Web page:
4.1 Staging procedures
Complete staging work-up for EATL includes an accurate physical examination (Waldeyer’s ring involvement should be excluded), complete haematological and biochemical exams, total-body computerized tomography, gastrointestinal tract examination, and bone marrow aspirate and biopsy. Unlike primary gastric lymphoma, where a surgical approach is progressively being replaced by conservative management, most patients with EATL still undergo exploratory laparotomy for diagnosis and staging. In patients with EATL who have not had a surgical exploration, barium studies of the small and large intestine and pancolonscopy with biopsy sampling of all macroscopically evident lesions should be performed because of the frequent multifocal nature of this malignancy. Abdominal staging, with evaluation of potential hepatic or splenic involvement in EATL is usually performed during exploratory laparotomy. In patients managed with a conservative approach, abdominal staging should follow the general principles as for all NHL. 18F-FDG PET is able to discriminate between refractory celiac disease and EATL; in 38 examined patients, PET revealed sites affected by EATL as confirmed on biopsy in all patients, whereas CT scan was false negative in one patient. False-positive results in PET may be due to inflammation in refractory celiac disease (Hadithi 2006).
4.2 Staging system
The Ann Arbor staging system (Carbone 1971), currently used for the majority of non-Hodgkin’s lymphomas, has been considered unsatisfactory for EATL. Several alternative staging systems have been used for this malignancy (Musshoff 1977; Blackledge 1979; Rohatiner 1994). An International Workshop of 1994 recommended the following classification (Rohatiner 1994):
Stage I: lymphoma confined to the gastrointestinal tract. Single primary site or multiple noncontiguous lesions.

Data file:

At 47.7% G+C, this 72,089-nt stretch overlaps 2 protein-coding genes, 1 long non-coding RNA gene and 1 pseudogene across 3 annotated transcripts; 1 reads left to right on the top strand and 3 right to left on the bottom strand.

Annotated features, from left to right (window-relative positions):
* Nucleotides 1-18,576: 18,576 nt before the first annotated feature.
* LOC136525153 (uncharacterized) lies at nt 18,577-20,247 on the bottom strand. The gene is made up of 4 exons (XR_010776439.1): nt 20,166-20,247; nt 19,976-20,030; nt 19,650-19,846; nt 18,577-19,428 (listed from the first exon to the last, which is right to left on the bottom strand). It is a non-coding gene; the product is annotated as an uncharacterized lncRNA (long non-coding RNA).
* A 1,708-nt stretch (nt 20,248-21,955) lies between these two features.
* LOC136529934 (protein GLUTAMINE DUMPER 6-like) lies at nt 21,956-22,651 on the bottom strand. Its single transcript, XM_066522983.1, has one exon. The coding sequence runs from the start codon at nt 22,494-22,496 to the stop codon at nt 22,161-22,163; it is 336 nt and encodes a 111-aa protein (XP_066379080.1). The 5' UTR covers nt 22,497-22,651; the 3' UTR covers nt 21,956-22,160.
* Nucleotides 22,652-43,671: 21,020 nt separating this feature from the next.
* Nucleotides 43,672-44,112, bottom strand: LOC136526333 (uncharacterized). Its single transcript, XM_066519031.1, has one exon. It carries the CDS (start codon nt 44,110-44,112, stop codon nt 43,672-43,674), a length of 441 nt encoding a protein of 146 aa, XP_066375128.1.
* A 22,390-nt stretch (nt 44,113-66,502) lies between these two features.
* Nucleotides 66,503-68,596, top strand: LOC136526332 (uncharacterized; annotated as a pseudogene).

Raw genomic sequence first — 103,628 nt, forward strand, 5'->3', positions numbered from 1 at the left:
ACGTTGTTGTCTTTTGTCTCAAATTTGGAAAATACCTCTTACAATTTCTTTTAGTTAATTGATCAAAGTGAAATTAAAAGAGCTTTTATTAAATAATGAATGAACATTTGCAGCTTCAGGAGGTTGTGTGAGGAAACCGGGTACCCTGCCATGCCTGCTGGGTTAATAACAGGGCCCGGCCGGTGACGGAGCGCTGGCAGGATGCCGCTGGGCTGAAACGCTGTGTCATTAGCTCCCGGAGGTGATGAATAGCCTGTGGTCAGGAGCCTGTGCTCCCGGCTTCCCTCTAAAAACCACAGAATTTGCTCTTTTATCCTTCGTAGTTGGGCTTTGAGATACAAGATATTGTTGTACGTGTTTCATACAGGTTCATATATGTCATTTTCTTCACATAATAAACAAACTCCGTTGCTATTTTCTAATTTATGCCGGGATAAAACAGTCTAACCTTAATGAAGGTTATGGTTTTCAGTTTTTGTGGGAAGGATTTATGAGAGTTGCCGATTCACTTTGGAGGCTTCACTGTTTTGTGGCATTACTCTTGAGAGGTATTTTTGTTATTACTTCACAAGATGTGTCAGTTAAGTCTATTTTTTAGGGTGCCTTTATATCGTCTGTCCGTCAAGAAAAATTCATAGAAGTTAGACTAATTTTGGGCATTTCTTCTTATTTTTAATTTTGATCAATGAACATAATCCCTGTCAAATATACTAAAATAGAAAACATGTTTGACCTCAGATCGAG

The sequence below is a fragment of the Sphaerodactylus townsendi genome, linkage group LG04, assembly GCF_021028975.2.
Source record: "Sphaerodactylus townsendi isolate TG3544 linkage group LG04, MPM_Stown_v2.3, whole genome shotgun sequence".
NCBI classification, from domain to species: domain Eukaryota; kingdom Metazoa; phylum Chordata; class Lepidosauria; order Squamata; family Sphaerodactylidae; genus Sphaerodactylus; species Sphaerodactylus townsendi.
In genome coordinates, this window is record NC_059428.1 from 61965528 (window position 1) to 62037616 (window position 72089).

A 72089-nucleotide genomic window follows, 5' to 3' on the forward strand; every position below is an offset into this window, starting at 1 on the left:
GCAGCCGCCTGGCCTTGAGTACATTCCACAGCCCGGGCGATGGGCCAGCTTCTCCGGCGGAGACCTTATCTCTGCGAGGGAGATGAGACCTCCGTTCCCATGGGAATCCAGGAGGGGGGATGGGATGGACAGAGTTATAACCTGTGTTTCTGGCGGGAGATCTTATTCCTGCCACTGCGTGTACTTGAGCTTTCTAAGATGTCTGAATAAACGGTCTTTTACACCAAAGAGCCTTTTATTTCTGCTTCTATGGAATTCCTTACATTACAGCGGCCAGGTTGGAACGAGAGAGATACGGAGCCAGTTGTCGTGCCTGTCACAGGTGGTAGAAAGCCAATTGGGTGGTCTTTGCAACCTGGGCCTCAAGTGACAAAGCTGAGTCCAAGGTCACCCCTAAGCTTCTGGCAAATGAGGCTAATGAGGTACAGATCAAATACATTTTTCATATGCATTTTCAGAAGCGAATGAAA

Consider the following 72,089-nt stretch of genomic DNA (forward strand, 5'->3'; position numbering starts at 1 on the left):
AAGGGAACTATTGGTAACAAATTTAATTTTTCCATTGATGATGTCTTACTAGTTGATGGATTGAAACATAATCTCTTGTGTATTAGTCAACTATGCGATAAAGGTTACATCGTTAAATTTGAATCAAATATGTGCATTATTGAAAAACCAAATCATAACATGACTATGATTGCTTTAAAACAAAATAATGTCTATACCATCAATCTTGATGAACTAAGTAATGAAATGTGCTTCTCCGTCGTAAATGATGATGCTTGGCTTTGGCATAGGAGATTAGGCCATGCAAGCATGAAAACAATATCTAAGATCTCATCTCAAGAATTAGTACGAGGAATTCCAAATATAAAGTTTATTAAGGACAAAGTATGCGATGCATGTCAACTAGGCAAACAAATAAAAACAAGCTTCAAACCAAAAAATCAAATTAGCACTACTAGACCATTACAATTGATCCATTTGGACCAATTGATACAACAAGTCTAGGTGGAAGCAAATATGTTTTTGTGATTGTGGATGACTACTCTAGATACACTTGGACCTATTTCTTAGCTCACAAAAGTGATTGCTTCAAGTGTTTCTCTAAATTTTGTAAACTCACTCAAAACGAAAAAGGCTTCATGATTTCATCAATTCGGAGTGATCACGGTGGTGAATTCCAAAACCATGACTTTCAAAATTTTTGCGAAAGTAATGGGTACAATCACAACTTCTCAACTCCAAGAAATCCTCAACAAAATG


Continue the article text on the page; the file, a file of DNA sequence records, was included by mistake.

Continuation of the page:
Stage II: lymphoma extending in abdominal lymph nodes from primary gastrointestinal site.
Stage II1: involvement of local (paragastric or paraintestinal) lymph nodes
Stage II2: involvement of distant (mesenteric, para-aortic, paracaval, pelvic, inguinal) lymph nodes
Stage IIE: penetration of serosa to involve adjacent organs or tissues Stage IV: diffuse or disseminated involvement of one or more extralymphatic organs, or a gastrointestinal tract lesion with supradiaphragmatic nodal involvement.
Patients should be divided in two subsets according to the presence (A) or absence (B) of systemic symptoms. Fever of no evident cause, night sweats and weight loss of more than 10% of body weight are considered systemic symptoms. These symptoms must be meticulously evaluated because they are frequently due to causes other than intestinal lymphoma. Several EATL patients have remarkable weight loss due to severe associated enteropathy; fever can be secondary to a concomitant but not obvious sepsis in an immunocompromised individual. The presence of bulky mass, such as a lesion of 10 cm or more in the longest diameter, is designated as “X”.
5.1 Natural history